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John Lewis Partnership Trust improves 20% year-on-year as Tesco tops 2019 Global Governance Real Estate 100 Index for second year running
Tesco Plc has retained first position in the 2019 Global Governance Real Estate (RE) 100 Index. John Lewis Partnership Trust rose 11 places to second. The retailer improved 20% year-on-year, the biggest increase of those who have thus far published a modern slavery statement in 2019. Other big movers included Shaftesbury Plc (up 12 places with a year-on-year 11% improvement) and Big Yellow Group Plc (up 19 places for a 14% improvement).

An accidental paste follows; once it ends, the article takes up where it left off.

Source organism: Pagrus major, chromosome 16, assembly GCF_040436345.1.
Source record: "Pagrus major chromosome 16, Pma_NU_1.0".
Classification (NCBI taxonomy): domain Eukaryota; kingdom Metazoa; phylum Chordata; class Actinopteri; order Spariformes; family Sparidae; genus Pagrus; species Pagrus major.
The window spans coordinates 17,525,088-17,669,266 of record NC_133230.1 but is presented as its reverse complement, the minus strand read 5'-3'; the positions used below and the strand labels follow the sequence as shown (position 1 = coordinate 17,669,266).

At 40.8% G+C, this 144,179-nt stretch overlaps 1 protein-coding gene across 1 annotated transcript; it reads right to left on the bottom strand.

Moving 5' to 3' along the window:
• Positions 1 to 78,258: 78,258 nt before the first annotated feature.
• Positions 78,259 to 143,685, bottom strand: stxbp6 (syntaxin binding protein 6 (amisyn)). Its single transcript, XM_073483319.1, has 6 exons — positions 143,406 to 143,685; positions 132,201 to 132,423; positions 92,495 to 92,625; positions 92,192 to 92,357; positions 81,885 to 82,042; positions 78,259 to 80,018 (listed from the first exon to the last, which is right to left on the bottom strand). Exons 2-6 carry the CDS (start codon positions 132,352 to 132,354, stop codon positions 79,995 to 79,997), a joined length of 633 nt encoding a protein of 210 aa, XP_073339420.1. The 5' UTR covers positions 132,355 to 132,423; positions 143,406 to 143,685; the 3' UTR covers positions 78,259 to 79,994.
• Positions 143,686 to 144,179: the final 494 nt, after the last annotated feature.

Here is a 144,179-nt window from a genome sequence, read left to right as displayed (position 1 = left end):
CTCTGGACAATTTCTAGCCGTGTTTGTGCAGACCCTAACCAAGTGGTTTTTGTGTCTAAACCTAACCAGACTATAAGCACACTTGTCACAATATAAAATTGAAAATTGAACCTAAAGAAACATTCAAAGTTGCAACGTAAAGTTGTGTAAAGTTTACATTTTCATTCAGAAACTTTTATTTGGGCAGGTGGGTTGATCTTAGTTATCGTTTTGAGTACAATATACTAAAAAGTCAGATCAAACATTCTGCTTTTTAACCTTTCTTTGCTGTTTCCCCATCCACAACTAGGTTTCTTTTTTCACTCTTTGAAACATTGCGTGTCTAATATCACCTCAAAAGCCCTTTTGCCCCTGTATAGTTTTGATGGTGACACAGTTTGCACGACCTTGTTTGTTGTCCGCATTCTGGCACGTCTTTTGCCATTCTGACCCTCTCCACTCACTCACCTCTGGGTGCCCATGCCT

The Global Governance RE 100 Index ranks the compliance and conformance with the UK Modern Slavery Act (MSA) (2015) and good practice in human rights of London’s largest commercial landlords by square foot. Together, the companies that make up the index owned 273 million square foot (25,352 square km) in London. The index is compiled from analysis undertaken of the statements the organisations have filed pursuant to the MSA requirements.
The 2019 Global Governance RE 100 Index Top 10 companies (May 2019) are:
|2=||JOHN LEWIS PARTNERSHIP TRUST|
|6||HOWARD de WALDEN ESTATES HOLDINGS|
|7=||BRITISH LAND COMPANY|
|9=||FORD MOTOR COMPANY|
|9=||ST JAMES’S PLACE|
As a group, the 2019 Global Governance RE 100’s average combined score (compliance, conformance and good practice in human rights) was 39%. In comparison, the cohort’s average combined score in the 2018 Index was 22.6%. Whilst evidently performing better as a whole, the RE 100’s average combined score is 9% lower than the the 2019 Global Governance FTSE 100’s (published April 2019) average combined score of 48%.